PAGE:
Asset based theories start from the premise that the success of a business is its ability to accumulate assets, and it is because of those assets that the firm can generate income. Therefore, it is the value of the assets that comprises the value of the firm (Pricer & Johnson, 1997). Asset theories also assume that book value is generally a good measure of market value of small firms. Further, because assets generate income, the value of a firm should decrease as its assets’ remaining lives diminish. There are a variety of asset-based methods that may be used to value firms.
The book value method calculates the value of a firm based on its unadjusted accounting data. The firm’s value is the sum of its assets. Several related book value techniques were discussed by Robert Pricer and Alec Johnson in the Journal of Small Business Management (1997). Pricer and Johnson said the drawbacks to book value are: the extent to which relevant data is ignored; the varying nature of a firm’s earning potential; and the lack of consideration of the market value of a firm’s assets.
Adjusted book value seeks to eliminate the most glaring problems with book value by allowing for reasonable and justifiable adjustments to the asset accounting data, but still does not allow for line adjustments or consider income potential. The liquidation value technique values the assets at the price that they could command in a situation that required their quick sale. This is a useful baseline for firm value, but does not consider ongoing business characteristics or values. Replacement value considers the cost that would be incurred if a firm were to acquire all of the assets currently owned by the firm being evaluated. This method is good for insurance purposes but still does not consider the earnings potential of the firm.
Finally, the net assets method is the most commonly used asset based method of venture valuation. This calculates the value of a firm as assets less liabilities. The result is often higher than the book value (Siegel & Gavron, 1994). This type of valuation may be appropriate for a firm whose value is closely linked to its assets, such as property holding companies and investment firms (IPEV Board, 2008). This method involves valuing all of the firm’s assets and liabilities at a present value based on the asset’s future income generating potential or liquidation value, depending on the circumstances (Jenkins, 2006). The method for arriving at the rate of required return for discounting purposes will be discussed in depth in the income based valuation section. After the assets and liabilities have been assigned appropriate values, a liquidity discount may be applied to correct for the cost of not having the capital invested readily available.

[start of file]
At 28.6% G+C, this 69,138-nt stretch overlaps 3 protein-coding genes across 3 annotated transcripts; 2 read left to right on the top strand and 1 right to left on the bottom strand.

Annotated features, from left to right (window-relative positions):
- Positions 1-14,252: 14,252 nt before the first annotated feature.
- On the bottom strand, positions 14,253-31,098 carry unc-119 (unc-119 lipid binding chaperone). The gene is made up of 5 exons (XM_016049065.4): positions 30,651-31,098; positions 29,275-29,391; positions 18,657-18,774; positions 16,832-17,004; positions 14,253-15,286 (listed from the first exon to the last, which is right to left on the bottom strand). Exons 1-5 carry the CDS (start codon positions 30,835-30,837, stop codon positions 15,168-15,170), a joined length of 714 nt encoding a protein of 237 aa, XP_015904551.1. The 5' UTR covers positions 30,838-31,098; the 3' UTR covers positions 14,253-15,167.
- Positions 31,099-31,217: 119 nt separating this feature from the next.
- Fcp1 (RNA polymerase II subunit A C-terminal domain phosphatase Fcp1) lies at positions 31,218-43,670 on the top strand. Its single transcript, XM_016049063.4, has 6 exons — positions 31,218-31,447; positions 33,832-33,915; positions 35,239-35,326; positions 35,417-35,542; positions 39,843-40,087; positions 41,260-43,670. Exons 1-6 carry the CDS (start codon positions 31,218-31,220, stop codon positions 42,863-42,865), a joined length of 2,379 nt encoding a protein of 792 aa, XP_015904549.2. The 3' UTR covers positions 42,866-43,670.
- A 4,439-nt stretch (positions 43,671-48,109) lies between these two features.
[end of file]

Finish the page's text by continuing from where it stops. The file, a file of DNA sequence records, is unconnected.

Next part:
It is important to adjust for and include intangible assets when using asset based valuation methods. Intangible assets include assets that are problematic to value because they are not physical objects. There is still a need to value these assets, however, because of the growing importance of their role in business (Olsen, Halliwell & Gray, 2007). The process of valuing these assets is an important part of business valuation and should be examined in any valuation process because intangible assets add great value to a firm’s bottom line.
Intangible assets and their valuation were discussed in depth by Marc Olsen Michael Halliwell and Robert Gray in the Journal of Accountancy and mentioned the following considerations (2007). Intangible assets may include assets related to marketing, customers, artistic creations, contracts, expertise, or technology. The first step in valuing intangible assets is clearly identifying them. These assets are covered by the Financial Accounting Standards Board Statements 141 and 142 which define methods for valuing them, including allocating to them the total consideration paid for the assets. This establishes their fair value. Additionally, an asset’s value may be calculated using: the discounted value of its associated income stream; a calculation of probable value of relief from royalties associated with the asset; comparable transactions in the market; and the costs avoided by the firm through the creation of the asset instead of purchasing it. It is important to consider the valuation of intangible assets in any valuation method, but it is particularly important in the asset-based methods.
Asset based methods do not consider that a firm is more than the sum of its assets. Firm assets are combined with intangible elements of the firm to create synergies, thus increasing the value of the firm (Harrison, 2003). In order to properly consider the effects of continued earnings on the value of the firm, various earnings based theories have been developed which vary in complexity reflecting the number of variables and influencing factors considered.